Historians of science today, like myself, who seek to explain how modern science emerged, look for areas where different forms of knowledge, skills, practices and parts of the population came together to create an innovative, experimental culture. Science was not the product of academia alone, but drew centrally on craft traditions, the arts, and agriculture, as well as upon the interests of a wide population of amateurs. Historians thus look for places called “trading zones” where such intersections or collaborations might have happened [see for example, Pamela O. Long, ‘Trading Zones in Early Modern Europe’, Isis 106, no. 4 (2015): 840–47].
Since Elizabeth Eisenstein brought our attention to the importance of the invention of print in changing structures of knowledge (The Printing Press as an Agent of Change, 1980), the printer’s shop has been seen as one such trading zone. It was an arena where the production of learned works came face to face with business concerns and the practical skills of inking a press, laying type, and arranging paper supplies. However, what my experiments in color-making in collaboration with Marilyn Mohr and Ashlee Weitlauf at the Beach Conservation Lab have shown me, is how much of a trading zone manuscript color-making is. From growing, foraging, or buying a wide range of ingredients, interpreting obscure terms in recipes, and trying to understand the bizarre and dramatic chemical reactions that often occur, color-making vibrantly brings together natural history, chemistry, art, languages and learning. The arrival of the printing press meant that the large-scale, commercial production of books began to happen mostly in black and some red; color-making thus became not only the province of artists but also of a large population of amateurs, who combined experiments in color with other interests such as gardening, medicine, and alchemy, setting the stage for experimentalism. Not coincidentally, color-making is a huge topic of interest for early experimentalists (none of them professional scientists) like Hugh Plat, Francis Bacon, Theodore Mayerne and Robert Boyle.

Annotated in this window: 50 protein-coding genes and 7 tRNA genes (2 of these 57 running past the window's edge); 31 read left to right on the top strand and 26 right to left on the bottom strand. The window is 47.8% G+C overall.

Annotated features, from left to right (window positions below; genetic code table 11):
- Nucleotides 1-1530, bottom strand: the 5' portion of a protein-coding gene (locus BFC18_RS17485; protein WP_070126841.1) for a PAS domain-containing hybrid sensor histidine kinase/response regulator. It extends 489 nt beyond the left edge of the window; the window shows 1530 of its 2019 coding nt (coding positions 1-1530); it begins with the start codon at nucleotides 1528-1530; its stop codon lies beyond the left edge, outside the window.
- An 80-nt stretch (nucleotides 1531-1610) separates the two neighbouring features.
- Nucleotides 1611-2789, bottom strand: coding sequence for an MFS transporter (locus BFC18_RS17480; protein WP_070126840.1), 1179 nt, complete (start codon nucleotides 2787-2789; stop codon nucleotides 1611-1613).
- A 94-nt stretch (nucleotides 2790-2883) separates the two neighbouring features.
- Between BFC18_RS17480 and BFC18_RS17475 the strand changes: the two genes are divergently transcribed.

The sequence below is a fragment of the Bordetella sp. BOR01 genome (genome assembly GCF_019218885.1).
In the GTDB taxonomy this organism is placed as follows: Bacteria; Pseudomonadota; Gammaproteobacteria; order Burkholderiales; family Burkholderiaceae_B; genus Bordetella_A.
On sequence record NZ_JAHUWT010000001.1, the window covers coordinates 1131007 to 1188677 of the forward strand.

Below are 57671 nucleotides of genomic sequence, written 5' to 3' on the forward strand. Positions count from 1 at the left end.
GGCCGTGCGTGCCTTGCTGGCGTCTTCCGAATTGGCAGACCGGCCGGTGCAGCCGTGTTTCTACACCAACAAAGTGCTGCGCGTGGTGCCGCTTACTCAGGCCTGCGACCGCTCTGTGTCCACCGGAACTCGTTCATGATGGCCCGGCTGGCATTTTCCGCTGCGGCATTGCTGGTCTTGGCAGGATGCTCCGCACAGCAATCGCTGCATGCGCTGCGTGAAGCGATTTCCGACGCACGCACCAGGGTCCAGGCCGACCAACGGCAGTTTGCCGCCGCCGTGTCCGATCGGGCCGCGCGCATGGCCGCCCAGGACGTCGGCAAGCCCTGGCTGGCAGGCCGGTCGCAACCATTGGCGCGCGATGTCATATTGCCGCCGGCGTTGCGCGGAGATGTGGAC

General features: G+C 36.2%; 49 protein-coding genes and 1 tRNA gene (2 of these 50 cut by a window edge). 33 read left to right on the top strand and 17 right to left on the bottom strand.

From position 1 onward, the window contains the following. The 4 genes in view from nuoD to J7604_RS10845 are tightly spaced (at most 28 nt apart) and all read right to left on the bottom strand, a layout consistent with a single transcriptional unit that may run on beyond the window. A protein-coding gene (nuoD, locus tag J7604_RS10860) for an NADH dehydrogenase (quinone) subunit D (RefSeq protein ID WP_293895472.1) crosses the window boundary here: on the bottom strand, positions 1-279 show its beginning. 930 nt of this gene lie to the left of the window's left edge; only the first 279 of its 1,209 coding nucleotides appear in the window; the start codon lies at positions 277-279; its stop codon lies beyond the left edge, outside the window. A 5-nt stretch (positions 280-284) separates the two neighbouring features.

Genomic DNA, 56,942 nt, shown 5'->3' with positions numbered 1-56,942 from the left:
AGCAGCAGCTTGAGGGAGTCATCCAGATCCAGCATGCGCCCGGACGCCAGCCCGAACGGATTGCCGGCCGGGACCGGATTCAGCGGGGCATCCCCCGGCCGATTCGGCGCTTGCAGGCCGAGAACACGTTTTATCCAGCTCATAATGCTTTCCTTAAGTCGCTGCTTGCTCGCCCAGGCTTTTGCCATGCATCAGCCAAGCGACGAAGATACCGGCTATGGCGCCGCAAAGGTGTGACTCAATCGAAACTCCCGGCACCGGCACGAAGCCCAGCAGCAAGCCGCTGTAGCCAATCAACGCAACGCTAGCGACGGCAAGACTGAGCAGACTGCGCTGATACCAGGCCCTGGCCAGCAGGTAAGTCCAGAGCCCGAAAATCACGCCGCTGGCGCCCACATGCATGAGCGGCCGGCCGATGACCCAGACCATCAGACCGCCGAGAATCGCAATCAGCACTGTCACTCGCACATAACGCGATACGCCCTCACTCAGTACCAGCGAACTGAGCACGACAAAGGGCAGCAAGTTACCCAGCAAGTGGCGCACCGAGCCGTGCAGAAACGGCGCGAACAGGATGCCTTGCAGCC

Farm to Book is a collaboration at the University of Oregon between myself (Vera Keller of the Department of History), Marilyn Mohr and Ashlee Weitlauf of the Beach Conservation Lab, and Harper Keeler of the Urban Farm. It seeks to create a trading zone of our own here at UO’s campus, bringing together interests and skills often separated in different corners of campus, in a spirit of collaboration, learning, and experimentation.
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On Feb. 8, 2019, we launched our Traveling Scriptorium and experiments with flower inks in a free public pop-up workshop at the Crafts Center, “The Romance of Red: Crafting with Premodern Color.” Participants were able to experiment using inks inspired by seventeenth-century green chemistry.